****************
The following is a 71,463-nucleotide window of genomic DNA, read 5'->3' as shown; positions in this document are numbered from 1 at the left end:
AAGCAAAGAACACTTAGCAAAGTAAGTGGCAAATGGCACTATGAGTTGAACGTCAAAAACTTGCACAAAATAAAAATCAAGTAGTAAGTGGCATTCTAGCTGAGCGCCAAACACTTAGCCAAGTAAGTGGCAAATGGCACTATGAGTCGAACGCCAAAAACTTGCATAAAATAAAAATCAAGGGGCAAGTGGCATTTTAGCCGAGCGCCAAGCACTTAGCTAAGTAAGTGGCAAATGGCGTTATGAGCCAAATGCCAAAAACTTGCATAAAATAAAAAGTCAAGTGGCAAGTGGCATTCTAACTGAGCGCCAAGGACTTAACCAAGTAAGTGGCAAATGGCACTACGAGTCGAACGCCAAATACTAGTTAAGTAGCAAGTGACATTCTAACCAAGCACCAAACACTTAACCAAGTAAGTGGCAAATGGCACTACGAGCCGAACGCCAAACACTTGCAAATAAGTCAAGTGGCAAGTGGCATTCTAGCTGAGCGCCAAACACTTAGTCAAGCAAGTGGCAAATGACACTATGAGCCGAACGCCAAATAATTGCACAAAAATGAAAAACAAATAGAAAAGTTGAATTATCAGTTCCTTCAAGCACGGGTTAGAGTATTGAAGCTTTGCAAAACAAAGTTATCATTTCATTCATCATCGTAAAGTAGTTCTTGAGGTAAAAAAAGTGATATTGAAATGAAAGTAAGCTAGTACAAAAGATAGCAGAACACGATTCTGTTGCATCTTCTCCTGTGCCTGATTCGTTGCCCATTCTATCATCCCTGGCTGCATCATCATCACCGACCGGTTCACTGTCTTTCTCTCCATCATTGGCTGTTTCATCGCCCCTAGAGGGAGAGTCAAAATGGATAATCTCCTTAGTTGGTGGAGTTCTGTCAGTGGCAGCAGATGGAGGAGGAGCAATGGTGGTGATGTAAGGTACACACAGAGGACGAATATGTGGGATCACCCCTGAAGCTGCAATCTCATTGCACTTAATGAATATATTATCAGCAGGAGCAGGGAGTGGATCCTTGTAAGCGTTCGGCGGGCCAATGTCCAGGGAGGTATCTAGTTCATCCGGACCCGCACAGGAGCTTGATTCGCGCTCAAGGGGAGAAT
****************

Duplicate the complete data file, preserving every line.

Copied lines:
The following is a 71,463-nucleotide window of genomic DNA, read 5'->3' as shown; positions in this document are numbered from 1 at the left end:
AAGCAAAGAACACTTAGCAAAGTAAGTGGCAAATGGCACTATGAGTTGAACGTCAAAAACTTGCACAAAATAAAAATCAAGTAGTAAGTGGCATTCTAGCTGAGCGCCAAACACTTAGCCAAGTAAGTGGCAAATGGCACTATGAGTCGAACGCCAAAAACTTGCATAAAATAAAAATCAAGGGGCAAGTGGCATTTTAGCCGAGCGCCAAGCACTTAGCTAAGTAAGTGGCAAATGGCGTTATGAGCCAAATGCCAAAAACTTGCATAAAATAAAAAGTCAAGTGGCAAGTGGCATTCTAACTGAGCGCCAAGGACTTAACCAAGTAAGTGGCAAATGGCACTACGAGTCGAACGCCAAATACTAGTTAAGTAGCAAGTGACATTCTAACCAAGCACCAAACACTTAACCAAGTAAGTGGCAAATGGCACTACGAGCCGAACGCCAAACACTTGCAAATAAGTCAAGTGGCAAGTGGCATTCTAGCTGAGCGCCAAACACTTAGTCAAGCAAGTGGCAAATGACACTATGAGCCGAACGCCAAATAATTGCACAAAAATGAAAAACAAATAGAAAAGTTGAATTATCAGTTCCTTCAAGCACGGGTTAGAGTATTGAAGCTTTGCAAAACAAAGTTATCATTTCATTCATCATCGTAAAGTAGTTCTTGAGGTAAAAAAAGTGATATTGAAATGAAAGTAAGCTAGTACAAAAGATAGCAGAACACGATTCTGTTGCATCTTCTCCTGTGCCTGATTCGTTGCCCATTCTATCATCCCTGGCTGCATCATCATCACCGACCGGTTCACTGTCTTTCTCTCCATCATTGGCTGTTTCATCGCCCCTAGAGGGAGAGTCAAAATGGATAATCTCCTTAGTTGGTGGAGTTCTGTCAGTGGCAGCAGATGGAGGAGGAGCAATGGTGGTGATGTAAGGTACACACAGAGGACGAATATGTGGGATCACCCCTGAAGCTGCAATCTCATTGCACTTAATGAATATATTATCAGCAGGAGCAGGGAGTGGATCCTTGTAAGCGTTCGGCGGGCCAATGTCCAGGGAGGTATCTAGTTCATCCGGACCCGCACAGGAGCTTGATTCGCGCTCAAGGGGAGAAT